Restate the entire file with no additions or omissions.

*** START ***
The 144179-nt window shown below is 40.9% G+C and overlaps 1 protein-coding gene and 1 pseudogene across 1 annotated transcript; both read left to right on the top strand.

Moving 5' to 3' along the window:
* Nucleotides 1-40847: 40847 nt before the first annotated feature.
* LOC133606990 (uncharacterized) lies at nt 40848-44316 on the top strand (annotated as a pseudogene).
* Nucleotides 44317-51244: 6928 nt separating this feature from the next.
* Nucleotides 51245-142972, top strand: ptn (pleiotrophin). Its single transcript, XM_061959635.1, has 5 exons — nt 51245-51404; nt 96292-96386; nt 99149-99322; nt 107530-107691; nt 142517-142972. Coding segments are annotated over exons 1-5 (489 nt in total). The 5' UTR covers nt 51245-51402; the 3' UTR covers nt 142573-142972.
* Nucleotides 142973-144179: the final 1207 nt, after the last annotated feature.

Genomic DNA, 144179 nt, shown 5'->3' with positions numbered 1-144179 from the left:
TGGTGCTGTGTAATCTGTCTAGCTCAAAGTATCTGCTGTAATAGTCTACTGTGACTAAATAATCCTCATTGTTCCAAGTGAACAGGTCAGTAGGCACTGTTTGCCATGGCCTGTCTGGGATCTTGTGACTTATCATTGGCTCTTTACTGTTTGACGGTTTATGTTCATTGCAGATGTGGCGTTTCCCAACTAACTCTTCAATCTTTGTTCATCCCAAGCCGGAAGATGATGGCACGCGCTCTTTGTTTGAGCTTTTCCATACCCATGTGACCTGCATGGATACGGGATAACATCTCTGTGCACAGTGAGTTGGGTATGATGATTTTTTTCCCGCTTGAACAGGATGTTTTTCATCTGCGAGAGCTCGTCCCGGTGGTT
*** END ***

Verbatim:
The 144179-nt window shown below is 40.9% G+C and overlaps 1 protein-coding gene and 1 pseudogene across 1 annotated transcript; both read left to right on the top strand.

Moving 5' to 3' along the window:
* Nucleotides 1-40847: 40847 nt before the first annotated feature.
* LOC133606990 (uncharacterized) lies at nt 40848-44316 on the top strand (annotated as a pseudogene).
* Nucleotides 44317-51244: 6928 nt separating this feature from the next.
* Nucleotides 51245-142972, top strand: ptn (pleiotrophin). Its single transcript, XM_061959635.1, has 5 exons — nt 51245-51404; nt 96292-96386; nt 99149-99322; nt 107530-107691; nt 142517-142972. Coding segments are annotated over exons 1-5 (489 nt in total). The 5' UTR covers nt 51245-51402; the 3' UTR covers nt 142573-142972.
* Nucleotides 142973-144179: the final 1207 nt, after the last annotated feature.

Genomic DNA, 144179 nt, shown 5'->3' with positions numbered 1-144179 from the left:
TGGTGCTGTGTAATCTGTCTAGCTCAAAGTATCTGCTGTAATAGTCTACTGTGACTAAATAATCCTCATTGTTCCAAGTGAACAGGTCAGTAGGCACTGTTTGCCATGGCCTGTCTGGGATCTTGTGACTTATCATTGGCTCTTTACTGTTTGACGGTTTATGTTCATTGCAGATGTGGCGTTTCCCAACTAACTCTTCAATCTTTGTTCATCCCAAGCCGGAAGATGATGGCACGCGCTCTTTGTTTGAGCTTTTCCATACCCATGTGACCTGCATGGATACGGGATAACATCTCTGTGCACAGTGAGTTGGGTATGATGATTTTTTTCCCGCTTGAACAGGATGTTTTTCATCTGCGAGAGCTCGTCCCGGTGGTT